Skip to main content

Thank you for visiting You are using a browser version with limited support for CSS. To obtain the best experience, we recommend you use a more up to date browser (or turn off compatibility mode in Internet Explorer). In the meantime, to ensure continued support, we are displaying the site without styles and JavaScript.

  • Letter
  • Published:

Reduced thermogenesis in obesity


IT is often claimed that there are obese patients who find it difficult to maintain a normal body weight because they have such low energy requirements that even normal intakes of energy result in weight gain and obesity. Studies of both children1 and adults2 show that there can be a twofold difference in energy intake between individuals despite apparently similar patterns of physical activity. An individual variability in the capacity to dissipate heat by metabolic changes has therefore been suggested3 but no physiological basis for the differences in thermogenesis has yet been established. In genetically obese ob/ob mouse there are two components involved in the deposition of excess body fat: hyperphagia and increased metabolic efficiency4,5. Metabolic efficiency is the major factor responsible for obesity when the animals are kept at 20 °C so these animals provide a model study of the link between metabolic rate and obesity. Pre-obese and obese ob/ob animals have an abnormality of thermoregulatory thermogenesis with a reduced thermogenic response to cooling6. A defect in non-shivering thermogenesis can be confirmed by monitoring the thermogenic response to maximum doses of nor adrenaline: the ob/ob mouse has only half the response of its lean littermate. The abnormal thermoregulatory thermogenesis quantitatively accounts for most of the metabolic efficiency of the obese animals as pair feeding at thermoneutrality rather than at 23 °C reduces the excess fat deposited by 65%7. We report here that obese adults with a family history of obesity have a reduced metabolic response to noradrenaline infusion compared with thin adults. As the reduced non-shivering thermogenesis is also found in subjects with familial obesity who remain at normal weight by persistent dieting, the defect in non-shivering thermogenesis appears to be constitutional and not a secondary consequence of obesity.

This is a preview of subscription content, access via your institution

Access options

Buy this article

Prices may be subject to local taxes which are calculated during checkout

Similar content being viewed by others


  1. Widdowson, E. M. Spec. Rep. Ser. med. Res. Coun. No. 257 (1947).

  2. Rose, G. A. & Williams, T. R. Br. J. Nutr. 24, 1091–1107 (1970).

    Article  Google Scholar 

  3. Miller, D. S. in Obesity (eds Burland, W. L., Samuel, P. D. & Yudkin, J., 160 (Edinburgh, 1974).

    Google Scholar 

  4. Alonso, L. G. & Maren, T. H. Am. J. Physiol. 183, 284–290 (1955).

    CAS  PubMed  Google Scholar 

  5. Trayhurn, P., Thurlby, P. L., Woodward, C. J. H. & James, W. P. T. in Genetic Models of Obesity in Laboratory Animals (ed. Festing, M. F. W.) 191–203 (Macmillan, London, 1979).

    Book  Google Scholar 

  6. Trayburn, P., Thurlby, P. L. & James, W. P. T. Nature 266, 60–61; 191–203 (1977).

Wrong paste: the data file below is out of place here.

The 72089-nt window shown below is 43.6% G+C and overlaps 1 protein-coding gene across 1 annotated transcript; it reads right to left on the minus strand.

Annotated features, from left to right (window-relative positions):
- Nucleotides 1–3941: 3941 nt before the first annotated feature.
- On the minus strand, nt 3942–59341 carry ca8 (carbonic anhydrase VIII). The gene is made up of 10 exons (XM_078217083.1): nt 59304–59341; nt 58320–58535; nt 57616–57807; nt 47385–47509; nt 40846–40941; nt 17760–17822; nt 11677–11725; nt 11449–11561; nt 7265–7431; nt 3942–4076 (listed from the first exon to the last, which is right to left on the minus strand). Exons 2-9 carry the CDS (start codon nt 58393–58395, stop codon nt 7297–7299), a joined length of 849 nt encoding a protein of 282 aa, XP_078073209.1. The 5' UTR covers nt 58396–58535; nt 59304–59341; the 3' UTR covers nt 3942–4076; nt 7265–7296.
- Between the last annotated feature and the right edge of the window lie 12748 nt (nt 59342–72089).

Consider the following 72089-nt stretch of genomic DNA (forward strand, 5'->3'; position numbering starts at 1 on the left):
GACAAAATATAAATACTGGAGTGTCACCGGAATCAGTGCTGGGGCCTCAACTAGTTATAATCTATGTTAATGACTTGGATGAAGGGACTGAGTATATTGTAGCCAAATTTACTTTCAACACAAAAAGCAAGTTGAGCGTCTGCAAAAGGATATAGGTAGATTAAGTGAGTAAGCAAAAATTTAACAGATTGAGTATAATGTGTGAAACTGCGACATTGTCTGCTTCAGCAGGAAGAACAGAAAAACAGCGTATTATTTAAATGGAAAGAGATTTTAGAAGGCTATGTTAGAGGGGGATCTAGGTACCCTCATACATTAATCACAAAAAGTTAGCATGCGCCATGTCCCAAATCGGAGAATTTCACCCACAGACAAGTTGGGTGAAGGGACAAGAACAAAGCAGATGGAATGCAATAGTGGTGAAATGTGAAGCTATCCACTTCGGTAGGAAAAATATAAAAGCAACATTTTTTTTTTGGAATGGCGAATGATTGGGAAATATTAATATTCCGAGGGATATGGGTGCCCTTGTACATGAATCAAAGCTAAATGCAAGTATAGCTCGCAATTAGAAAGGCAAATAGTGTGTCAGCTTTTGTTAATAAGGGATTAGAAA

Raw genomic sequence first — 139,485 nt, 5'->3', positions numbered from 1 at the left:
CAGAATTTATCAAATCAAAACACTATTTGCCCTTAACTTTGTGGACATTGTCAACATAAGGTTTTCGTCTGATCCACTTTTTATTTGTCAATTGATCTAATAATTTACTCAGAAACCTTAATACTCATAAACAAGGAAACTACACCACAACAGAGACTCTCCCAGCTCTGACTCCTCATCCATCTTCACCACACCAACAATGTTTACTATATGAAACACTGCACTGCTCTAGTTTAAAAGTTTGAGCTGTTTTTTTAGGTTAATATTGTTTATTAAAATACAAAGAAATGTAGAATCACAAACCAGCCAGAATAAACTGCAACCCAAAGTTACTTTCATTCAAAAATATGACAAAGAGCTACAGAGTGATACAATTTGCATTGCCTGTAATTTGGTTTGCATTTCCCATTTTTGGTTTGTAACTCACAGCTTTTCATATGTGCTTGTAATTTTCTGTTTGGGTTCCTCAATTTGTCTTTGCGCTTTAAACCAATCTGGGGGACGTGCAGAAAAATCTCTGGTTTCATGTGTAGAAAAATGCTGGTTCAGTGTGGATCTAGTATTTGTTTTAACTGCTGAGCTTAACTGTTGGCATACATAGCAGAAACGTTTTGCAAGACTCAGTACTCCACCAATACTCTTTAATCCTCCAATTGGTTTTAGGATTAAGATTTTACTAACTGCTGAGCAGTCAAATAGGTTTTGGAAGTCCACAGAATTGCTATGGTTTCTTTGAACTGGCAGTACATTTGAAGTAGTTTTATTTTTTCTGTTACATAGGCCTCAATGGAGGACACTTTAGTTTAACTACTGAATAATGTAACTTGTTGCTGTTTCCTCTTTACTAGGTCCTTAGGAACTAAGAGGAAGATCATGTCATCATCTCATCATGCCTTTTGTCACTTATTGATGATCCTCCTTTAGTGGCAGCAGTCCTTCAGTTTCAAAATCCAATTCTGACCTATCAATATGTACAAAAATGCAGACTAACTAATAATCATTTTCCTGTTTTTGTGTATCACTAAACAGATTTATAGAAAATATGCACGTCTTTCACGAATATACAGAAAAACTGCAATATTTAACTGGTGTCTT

Article  ADS  Google Scholar 

  7. Thurlby, P. L., Trayhurn, P. & James, W. P. T. Proc. Nutr. Soc. 17, 55A (1978).

    Google Scholar 

  8. James, W. P. T., Davies, H. L., Bailes, J. & Dauncey, M. J. Lancet i, 1122–1125 (1978).

    Article  Google Scholar 

  9. Issekutz, B., Paul, P., Miller, H. I. & Bortz, W. M. Metabolism 17, 62–73 (1968).

    Article  CAS  Google Scholar 

  10. Joy, R. J. T. J. appl. Physiol. 18, 1209–1212 (1963).

    Article  CAS  Google Scholar 

  11. Foster, D. O. & Frydman, M. L. Can. J. Physiol. Pharmac. 56, 110–122 (1978).

    Article  CAS  Google Scholar 

  12. Himms-Hagen, J. & Desautels, M. Biochem. biophys. Res. Commun. 83, 628–634 (1978).

    Article  CAS  Google Scholar 

  13. Horowitz, B. A. in Strategies in Cold: Natural Torpidity and Thermogenesis Vol. 6 (eds Wang, L. C. H. & Hudson, J. W.) 629 (Academic, New York, 1979).

    Google Scholar 

  14. Heaton, J. M. J. Anat. 112, 35–39 (1972).

    ADS  CAS  PubMed  PubMed Central  Google Scholar 

  15. Anderson, J., Short, A. & Yaffe, M. in Recent Advances in Obesity Research 1 (ed. Howard, A.), 201 (Newman, London, 1975).

    Google Scholar 

  16. Stat. Bull. 41, Feb. p. 6; March, p. 1 (Metropolitan Life Insurance Co., New York, 1960).

  17. Callingham, B. A. & Barrand, M. A. in Hormones in Blood, 3rd edn (eds Gray, C. H. & James, V. H. T.) (Academic, London, in the press).

  18. Trout, D. L., Estes, E. H. & Friedberg, S. J. J. Lipid Res. i, 199–202 (1960).

    Google Scholar 

  19. Ashworth, A. & Wolff, H. S. Eur. J. Physiol. 306, 191–194 (1969).

    Article  CAS  Google Scholar 

Download references

Author information

Authors and Affiliations


Rights and permissions

Reprints and permissions

About this article

Cite this article

JUNG, R., SHETTY, P., JAMES, W. et al. Reduced thermogenesis in obesity. Nature 279, 322–323 (1979).

Download citation

  • Received:

  • Accepted:

  • Issue Date:

  • DOI:

This article is cited by


By submitting a comment you agree to abide by our Terms and Community Guidelines. If you find something abusive or that does not comply with our terms or guidelines please flag it as inappropriate.


Quick links

Nature Briefing

Sign up for the Nature Briefing newsletter — what matters in science, free to your inbox daily.

Get the most important science stories of the day, free in your inbox. Sign up for Nature Briefing